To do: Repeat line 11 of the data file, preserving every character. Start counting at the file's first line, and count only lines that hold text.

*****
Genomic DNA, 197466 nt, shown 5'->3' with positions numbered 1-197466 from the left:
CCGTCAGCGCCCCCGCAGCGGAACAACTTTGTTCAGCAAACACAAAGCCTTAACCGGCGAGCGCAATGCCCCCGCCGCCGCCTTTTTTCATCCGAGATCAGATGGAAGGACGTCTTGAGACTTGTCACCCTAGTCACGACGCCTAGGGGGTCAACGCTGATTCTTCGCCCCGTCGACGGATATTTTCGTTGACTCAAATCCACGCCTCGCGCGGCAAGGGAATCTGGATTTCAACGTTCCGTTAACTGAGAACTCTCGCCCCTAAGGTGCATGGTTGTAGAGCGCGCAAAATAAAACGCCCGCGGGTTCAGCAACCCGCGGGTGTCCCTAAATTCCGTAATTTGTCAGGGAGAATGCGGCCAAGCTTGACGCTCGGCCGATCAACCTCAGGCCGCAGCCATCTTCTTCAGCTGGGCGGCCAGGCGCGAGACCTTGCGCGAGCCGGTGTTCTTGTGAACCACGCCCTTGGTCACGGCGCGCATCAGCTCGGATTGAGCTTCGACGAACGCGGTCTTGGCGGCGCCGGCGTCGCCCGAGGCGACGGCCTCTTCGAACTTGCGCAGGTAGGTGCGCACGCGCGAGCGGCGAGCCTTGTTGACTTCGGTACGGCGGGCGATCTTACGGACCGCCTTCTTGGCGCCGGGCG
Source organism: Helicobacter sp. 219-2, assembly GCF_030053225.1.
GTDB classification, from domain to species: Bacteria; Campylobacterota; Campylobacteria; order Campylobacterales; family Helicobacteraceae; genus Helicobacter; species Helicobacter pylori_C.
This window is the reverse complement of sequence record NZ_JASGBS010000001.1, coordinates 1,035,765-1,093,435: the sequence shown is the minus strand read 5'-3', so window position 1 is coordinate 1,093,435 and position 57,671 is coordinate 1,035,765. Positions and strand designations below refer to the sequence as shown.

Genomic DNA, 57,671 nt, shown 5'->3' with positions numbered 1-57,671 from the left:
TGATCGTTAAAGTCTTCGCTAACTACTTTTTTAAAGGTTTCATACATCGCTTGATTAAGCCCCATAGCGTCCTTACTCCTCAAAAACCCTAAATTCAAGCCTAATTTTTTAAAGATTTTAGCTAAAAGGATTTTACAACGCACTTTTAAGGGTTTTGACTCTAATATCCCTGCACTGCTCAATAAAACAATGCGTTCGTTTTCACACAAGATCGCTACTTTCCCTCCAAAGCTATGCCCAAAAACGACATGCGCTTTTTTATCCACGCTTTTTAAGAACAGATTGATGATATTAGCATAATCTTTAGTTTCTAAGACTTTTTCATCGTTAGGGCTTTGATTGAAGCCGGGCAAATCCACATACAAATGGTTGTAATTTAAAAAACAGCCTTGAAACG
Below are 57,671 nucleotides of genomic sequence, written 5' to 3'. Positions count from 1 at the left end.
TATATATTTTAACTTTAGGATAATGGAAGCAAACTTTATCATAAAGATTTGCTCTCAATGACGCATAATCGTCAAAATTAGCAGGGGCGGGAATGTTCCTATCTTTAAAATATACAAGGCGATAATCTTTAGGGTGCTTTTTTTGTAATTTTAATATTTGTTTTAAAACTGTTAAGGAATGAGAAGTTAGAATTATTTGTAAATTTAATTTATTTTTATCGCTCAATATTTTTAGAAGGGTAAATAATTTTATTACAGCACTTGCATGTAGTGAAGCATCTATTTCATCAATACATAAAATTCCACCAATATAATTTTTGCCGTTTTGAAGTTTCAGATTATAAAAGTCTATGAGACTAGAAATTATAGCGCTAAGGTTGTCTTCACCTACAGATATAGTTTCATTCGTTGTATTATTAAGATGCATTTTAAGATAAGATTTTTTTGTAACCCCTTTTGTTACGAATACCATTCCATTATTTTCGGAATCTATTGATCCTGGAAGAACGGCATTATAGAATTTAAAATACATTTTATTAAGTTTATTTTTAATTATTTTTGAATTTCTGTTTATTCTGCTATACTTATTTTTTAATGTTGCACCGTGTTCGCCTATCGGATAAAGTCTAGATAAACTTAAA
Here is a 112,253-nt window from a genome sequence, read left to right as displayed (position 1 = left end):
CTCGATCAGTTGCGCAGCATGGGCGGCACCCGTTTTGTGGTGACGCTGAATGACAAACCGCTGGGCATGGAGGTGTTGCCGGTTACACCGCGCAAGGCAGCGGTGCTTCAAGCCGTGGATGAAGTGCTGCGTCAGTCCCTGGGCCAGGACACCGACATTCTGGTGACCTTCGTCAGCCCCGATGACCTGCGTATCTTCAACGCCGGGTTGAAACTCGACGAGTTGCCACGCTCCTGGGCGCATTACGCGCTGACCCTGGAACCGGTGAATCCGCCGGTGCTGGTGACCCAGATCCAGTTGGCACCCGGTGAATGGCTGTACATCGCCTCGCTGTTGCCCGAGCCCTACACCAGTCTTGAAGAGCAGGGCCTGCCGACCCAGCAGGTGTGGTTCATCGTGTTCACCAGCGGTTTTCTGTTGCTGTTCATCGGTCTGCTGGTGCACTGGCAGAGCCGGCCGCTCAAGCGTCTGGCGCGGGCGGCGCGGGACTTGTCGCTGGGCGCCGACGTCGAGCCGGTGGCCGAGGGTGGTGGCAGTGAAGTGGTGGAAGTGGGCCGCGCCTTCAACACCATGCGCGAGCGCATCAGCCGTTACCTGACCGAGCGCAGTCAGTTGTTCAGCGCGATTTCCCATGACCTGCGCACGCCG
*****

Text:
CTCGATCAGTTGCGCAGCATGGGCGGCACCCGTTTTGTGGTGACGCTGAATGACAAACCGCTGGGCATGGAGGTGTTGCCGGTTACACCGCGCAAGGCAGCGGTGCTTCAAGCCGTGGATGAAGTGCTGCGTCAGTCCCTGGGCCAGGACACCGACATTCTGGTGACCTTCGTCAGCCCCGATGACCTGCGTATCTTCAACGCCGGGTTGAAACTCGACGAGTTGCCACGCTCCTGGGCGCATTACGCGCTGACCCTGGAACCGGTGAATCCGCCGGTGCTGGTGACCCAGATCCAGTTGGCACCCGGTGAATGGCTGTACATCGCCTCGCTGTTGCCCGAGCCCTACACCAGTCTTGAAGAGCAGGGCCTGCCGACCCAGCAGGTGTGGTTCATCGTGTTCACCAGCGGTTTTCTGTTGCTGTTCATCGGTCTGCTGGTGCACTGGCAGAGCCGGCCGCTCAAGCGTCTGGCGCGGGCGGCGCGGGACTTGTCGCTGGGCGCCGACGTCGAGCCGGTGGCCGAGGGTGGTGGCAGTGAAGTGGTGGAAGTGGGCCGCGCCTTCAACACCATGCGCGAGCGCATCAGCCGTTACCTGACCGAGCGCAGTCAGTTGTTCAGCGCGATTTCCCATGACCTGCGCACGCCG